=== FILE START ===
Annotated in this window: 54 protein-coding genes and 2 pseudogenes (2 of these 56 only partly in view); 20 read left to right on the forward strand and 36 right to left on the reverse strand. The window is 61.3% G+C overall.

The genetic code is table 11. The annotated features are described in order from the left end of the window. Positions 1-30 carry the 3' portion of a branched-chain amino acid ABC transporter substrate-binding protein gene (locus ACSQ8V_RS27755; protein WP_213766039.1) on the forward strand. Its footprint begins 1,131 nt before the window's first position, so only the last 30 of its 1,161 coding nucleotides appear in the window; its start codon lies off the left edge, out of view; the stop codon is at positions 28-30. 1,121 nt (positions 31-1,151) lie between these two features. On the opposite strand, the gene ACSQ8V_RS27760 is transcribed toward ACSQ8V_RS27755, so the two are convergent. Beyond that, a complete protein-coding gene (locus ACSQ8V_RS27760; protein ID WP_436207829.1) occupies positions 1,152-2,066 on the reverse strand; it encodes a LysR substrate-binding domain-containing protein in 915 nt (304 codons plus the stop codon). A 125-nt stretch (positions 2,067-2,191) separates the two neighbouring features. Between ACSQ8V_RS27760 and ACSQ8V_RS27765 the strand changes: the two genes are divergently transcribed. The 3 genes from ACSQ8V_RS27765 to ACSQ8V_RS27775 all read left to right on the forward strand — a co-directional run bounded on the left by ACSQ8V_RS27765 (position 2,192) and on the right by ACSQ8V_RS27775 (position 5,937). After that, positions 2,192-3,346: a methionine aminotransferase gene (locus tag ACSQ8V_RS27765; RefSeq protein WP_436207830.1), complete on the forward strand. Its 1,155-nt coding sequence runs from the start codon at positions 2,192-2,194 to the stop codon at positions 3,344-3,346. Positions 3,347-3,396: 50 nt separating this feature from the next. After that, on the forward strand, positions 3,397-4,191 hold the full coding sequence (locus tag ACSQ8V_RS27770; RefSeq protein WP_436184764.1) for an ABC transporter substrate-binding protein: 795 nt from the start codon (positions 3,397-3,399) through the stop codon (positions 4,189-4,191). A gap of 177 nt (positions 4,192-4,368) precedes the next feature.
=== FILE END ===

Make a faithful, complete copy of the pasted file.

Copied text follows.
Annotated in this window: 54 protein-coding genes and 2 pseudogenes (2 of these 56 only partly in view); 20 read left to right on the forward strand and 36 right to left on the reverse strand. The window is 61.3% G+C overall.

The genetic code is table 11. The annotated features are described in order from the left end of the window. Positions 1-30 carry the 3' portion of a branched-chain amino acid ABC transporter substrate-binding protein gene (locus ACSQ8V_RS27755; protein WP_213766039.1) on the forward strand. Its footprint begins 1,131 nt before the window's first position, so only the last 30 of its 1,161 coding nucleotides appear in the window; its start codon lies off the left edge, out of view; the stop codon is at positions 28-30. 1,121 nt (positions 31-1,151) lie between these two features. On the opposite strand, the gene ACSQ8V_RS27760 is transcribed toward ACSQ8V_RS27755, so the two are convergent. Beyond that, a complete protein-coding gene (locus ACSQ8V_RS27760; protein ID WP_436207829.1) occupies positions 1,152-2,066 on the reverse strand; it encodes a LysR substrate-binding domain-containing protein in 915 nt (304 codons plus the stop codon). A 125-nt stretch (positions 2,067-2,191) separates the two neighbouring features. Between ACSQ8V_RS27760 and ACSQ8V_RS27765 the strand changes: the two genes are divergently transcribed. The 3 genes from ACSQ8V_RS27765 to ACSQ8V_RS27775 all read left to right on the forward strand — a co-directional run bounded on the left by ACSQ8V_RS27765 (position 2,192) and on the right by ACSQ8V_RS27775 (position 5,937). After that, positions 2,192-3,346: a methionine aminotransferase gene (locus tag ACSQ8V_RS27765; RefSeq protein WP_436207830.1), complete on the forward strand. Its 1,155-nt coding sequence runs from the start codon at positions 2,192-2,194 to the stop codon at positions 3,344-3,346. Positions 3,347-3,396: 50 nt separating this feature from the next. After that, on the forward strand, positions 3,397-4,191 hold the full coding sequence (locus tag ACSQ8V_RS27770; RefSeq protein WP_436184764.1) for an ABC transporter substrate-binding protein: 795 nt from the start codon (positions 3,397-3,399) through the stop codon (positions 4,189-4,191). A gap of 177 nt (positions 4,192-4,368) precedes the next feature.